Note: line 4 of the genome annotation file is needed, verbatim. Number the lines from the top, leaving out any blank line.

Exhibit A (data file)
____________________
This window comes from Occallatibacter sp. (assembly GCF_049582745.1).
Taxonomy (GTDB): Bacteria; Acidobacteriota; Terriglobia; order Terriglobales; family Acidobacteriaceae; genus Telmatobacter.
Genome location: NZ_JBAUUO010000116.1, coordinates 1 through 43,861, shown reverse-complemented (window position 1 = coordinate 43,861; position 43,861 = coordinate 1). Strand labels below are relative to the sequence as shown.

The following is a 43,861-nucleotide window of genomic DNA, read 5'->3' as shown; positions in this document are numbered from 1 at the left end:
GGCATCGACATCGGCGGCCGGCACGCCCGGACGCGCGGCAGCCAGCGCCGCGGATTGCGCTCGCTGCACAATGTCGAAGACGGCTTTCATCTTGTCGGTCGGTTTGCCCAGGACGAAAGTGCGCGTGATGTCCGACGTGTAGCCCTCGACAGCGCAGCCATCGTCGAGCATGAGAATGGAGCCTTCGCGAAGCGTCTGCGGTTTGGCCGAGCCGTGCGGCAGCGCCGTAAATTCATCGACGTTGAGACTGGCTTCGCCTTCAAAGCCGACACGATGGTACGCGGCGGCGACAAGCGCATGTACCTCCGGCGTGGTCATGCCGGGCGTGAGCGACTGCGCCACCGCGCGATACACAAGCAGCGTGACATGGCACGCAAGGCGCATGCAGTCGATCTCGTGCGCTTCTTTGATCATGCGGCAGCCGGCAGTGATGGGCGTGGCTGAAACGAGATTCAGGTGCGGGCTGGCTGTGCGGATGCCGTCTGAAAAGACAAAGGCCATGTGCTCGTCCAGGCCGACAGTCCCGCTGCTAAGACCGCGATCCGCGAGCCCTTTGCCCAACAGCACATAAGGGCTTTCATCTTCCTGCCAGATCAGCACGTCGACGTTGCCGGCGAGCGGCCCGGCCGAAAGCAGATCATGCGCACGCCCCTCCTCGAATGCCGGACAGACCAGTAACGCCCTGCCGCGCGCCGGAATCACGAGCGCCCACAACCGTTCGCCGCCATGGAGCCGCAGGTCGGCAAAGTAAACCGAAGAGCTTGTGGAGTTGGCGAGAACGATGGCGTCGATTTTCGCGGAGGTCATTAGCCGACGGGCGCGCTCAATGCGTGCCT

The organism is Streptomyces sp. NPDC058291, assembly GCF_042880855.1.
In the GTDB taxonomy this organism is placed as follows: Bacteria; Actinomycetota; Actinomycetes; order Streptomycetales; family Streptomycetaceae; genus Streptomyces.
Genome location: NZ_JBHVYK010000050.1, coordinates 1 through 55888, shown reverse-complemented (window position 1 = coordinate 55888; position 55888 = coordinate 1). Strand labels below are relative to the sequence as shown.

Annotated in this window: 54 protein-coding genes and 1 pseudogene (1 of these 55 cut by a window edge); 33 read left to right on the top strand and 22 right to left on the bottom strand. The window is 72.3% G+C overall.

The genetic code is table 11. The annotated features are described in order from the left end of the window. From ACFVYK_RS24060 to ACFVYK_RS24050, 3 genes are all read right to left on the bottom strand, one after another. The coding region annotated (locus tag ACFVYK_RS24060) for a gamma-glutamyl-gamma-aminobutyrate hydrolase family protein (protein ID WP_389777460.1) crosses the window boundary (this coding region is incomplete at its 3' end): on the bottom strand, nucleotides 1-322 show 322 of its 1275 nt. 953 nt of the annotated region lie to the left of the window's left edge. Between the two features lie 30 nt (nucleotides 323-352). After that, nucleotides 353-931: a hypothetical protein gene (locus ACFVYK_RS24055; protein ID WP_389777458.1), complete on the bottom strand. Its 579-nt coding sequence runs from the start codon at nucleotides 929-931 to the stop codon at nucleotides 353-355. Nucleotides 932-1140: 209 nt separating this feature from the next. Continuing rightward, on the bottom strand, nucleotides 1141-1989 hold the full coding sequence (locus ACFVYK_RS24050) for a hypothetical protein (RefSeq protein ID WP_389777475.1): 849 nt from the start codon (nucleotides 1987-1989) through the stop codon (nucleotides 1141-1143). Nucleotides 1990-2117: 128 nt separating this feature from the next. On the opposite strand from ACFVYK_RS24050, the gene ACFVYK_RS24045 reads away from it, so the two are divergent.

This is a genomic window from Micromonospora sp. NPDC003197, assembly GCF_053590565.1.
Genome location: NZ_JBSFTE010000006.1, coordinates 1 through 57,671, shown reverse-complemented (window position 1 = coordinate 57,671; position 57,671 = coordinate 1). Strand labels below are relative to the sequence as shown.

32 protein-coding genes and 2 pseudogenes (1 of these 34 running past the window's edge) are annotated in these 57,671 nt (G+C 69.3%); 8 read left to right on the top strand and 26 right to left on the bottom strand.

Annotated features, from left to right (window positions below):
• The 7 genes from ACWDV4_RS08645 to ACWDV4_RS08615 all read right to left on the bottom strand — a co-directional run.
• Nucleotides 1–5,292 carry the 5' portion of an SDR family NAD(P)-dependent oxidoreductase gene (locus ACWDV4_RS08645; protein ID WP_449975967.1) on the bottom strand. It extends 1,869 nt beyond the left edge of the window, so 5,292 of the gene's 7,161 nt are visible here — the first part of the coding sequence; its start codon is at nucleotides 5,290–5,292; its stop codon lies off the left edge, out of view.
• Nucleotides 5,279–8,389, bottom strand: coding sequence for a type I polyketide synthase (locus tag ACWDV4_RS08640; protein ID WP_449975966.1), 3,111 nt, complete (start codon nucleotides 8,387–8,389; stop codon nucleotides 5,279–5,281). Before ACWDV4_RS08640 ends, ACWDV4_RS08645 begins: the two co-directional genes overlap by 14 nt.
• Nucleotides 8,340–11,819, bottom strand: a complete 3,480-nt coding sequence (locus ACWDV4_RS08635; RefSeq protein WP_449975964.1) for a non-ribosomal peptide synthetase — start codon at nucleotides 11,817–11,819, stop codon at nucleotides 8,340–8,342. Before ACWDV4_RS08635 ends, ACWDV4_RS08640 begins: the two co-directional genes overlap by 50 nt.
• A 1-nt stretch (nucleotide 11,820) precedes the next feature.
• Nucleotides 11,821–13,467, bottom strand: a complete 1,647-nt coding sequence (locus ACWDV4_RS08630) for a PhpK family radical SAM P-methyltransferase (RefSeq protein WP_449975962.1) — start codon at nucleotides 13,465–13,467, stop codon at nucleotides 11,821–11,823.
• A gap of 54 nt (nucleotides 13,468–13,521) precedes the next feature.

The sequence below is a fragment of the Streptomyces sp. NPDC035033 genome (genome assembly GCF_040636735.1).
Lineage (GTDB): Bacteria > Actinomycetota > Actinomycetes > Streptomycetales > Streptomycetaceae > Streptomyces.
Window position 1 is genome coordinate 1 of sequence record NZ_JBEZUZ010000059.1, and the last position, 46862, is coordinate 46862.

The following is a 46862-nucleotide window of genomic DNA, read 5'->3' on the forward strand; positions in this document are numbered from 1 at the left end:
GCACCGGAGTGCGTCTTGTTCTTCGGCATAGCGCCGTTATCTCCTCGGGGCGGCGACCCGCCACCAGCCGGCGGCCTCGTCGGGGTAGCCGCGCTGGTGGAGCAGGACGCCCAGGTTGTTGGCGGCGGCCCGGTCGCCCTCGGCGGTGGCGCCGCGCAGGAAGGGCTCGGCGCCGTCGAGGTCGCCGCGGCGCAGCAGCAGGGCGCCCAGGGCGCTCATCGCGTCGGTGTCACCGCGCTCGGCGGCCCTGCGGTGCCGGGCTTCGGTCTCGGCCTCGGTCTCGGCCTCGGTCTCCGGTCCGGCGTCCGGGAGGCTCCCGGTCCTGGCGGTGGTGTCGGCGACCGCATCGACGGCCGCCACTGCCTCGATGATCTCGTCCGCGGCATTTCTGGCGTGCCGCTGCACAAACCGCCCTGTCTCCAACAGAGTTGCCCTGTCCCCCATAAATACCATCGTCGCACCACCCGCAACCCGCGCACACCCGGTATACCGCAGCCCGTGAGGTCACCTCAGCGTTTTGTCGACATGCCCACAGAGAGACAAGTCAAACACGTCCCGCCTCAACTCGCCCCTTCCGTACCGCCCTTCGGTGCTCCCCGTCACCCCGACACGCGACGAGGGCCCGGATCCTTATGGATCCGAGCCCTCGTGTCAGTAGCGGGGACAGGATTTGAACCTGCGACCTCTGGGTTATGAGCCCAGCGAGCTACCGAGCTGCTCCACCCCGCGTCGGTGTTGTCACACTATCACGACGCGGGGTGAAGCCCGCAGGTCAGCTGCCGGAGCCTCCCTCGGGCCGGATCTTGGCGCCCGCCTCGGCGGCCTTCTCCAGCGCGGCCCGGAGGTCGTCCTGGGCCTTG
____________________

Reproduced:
The following is a 43,861-nucleotide window of genomic DNA, read 5'->3' as shown; positions in this document are numbered from 1 at the left end: